COLONIE — George Scaringe, the Republican candidate for town supervisor, said he would only serve two, two-year terms and “professionalize the town’s workforce” as part of what he is calling a “comprehensive reform package.”
“Change begins at the top,” Scaringe said in a statement outlining his focus for the first 100 days in office should he get elected on Nov. 5. “Improving Colonie starts with cleaning up Town Hall and empowering local residents. For too long, Town Hall has put the needs of developers before those of Colonie residents.”
The incumbent, Supervisor Paula Mahan, said Scaringe has a “hard time with the facts and he should know what condition the place was in when I got here because he was part of it.”
“Change does begin at the top and it began when I got here,” she said. “He should know he was the political boss and chair of the party and he continues to work with the same people who brought us to near financial devastation.”
She took particular exception to his slight of town employees.
“We have qualified people in all the jobs throughout the entire town. It is a fair process when we hire people and we do so regardless of their party affiliation. When his party was in charge it was all one sided,” she said. “It is unfortunate he tries to take jabs at these people who are out there doing a great job. I can go into any department and see professional people working hard on behalf of the residents.”
Scaringe’s agenda for the first 100 days includes:
• Changing the Town Board from at large districts to councilmatic districts to ensure every part of the town has a voice in town government.
• Enacting term limits for the Town Board and supervisor
• Changing the town’s development review process to require community input throughout the process
• Expanding the powers of the town’s Ethics Board and increasing it to seven members;
• Bringing in new development management and infrastructure management staff to reform the development process and institute new infrastructure maintenance and improvement programs; and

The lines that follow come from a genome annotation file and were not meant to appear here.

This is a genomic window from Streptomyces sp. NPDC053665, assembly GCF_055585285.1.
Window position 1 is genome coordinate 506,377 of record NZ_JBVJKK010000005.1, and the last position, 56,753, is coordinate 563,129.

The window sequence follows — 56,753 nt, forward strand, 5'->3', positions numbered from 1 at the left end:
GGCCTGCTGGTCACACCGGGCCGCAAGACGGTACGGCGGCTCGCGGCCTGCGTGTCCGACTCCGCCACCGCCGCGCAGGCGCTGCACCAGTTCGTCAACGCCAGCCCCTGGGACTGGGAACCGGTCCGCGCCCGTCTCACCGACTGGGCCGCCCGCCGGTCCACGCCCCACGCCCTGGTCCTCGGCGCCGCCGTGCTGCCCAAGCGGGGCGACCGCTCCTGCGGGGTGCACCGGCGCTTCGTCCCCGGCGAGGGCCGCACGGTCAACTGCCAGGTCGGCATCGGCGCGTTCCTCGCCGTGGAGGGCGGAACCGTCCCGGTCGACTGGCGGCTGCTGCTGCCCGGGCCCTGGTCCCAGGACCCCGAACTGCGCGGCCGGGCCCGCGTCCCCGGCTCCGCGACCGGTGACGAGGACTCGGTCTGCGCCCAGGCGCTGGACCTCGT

• Requiring all Planning and Zoning board applications, including all town designated engineering documents, be posted and maintained on the town websites.
Mahan said the idea of a ward system, or having each member of the Town Board run in individual districts, had been discussed but never gained much traction. Having all six members of the Town Board represent the entire town works well as “all of our board members are here for everybody.”
To his other points, she said her administration has put more money than any previous into infrastructure and pointed to the “highway tax” implemented when the Republicans were in office that was misspent forcing her to repay the highway fund some $20 million over three years out of the general fund.
“He didn’t have any complaints about the roads then,” she said. “And he has always advocated for the developer. Even now he is in real estate so he must like to see development. He was a political boss for many, many years and I don’t think a political boss makes a good candidate for these positions because they work in the political world while we work in the real world.”
Scaringe is making his first run at public office but has been involved in politics for some five decades both as a town and county Republican Party chairman.
Mahan, a Democrat, is seeking her seventh term in office.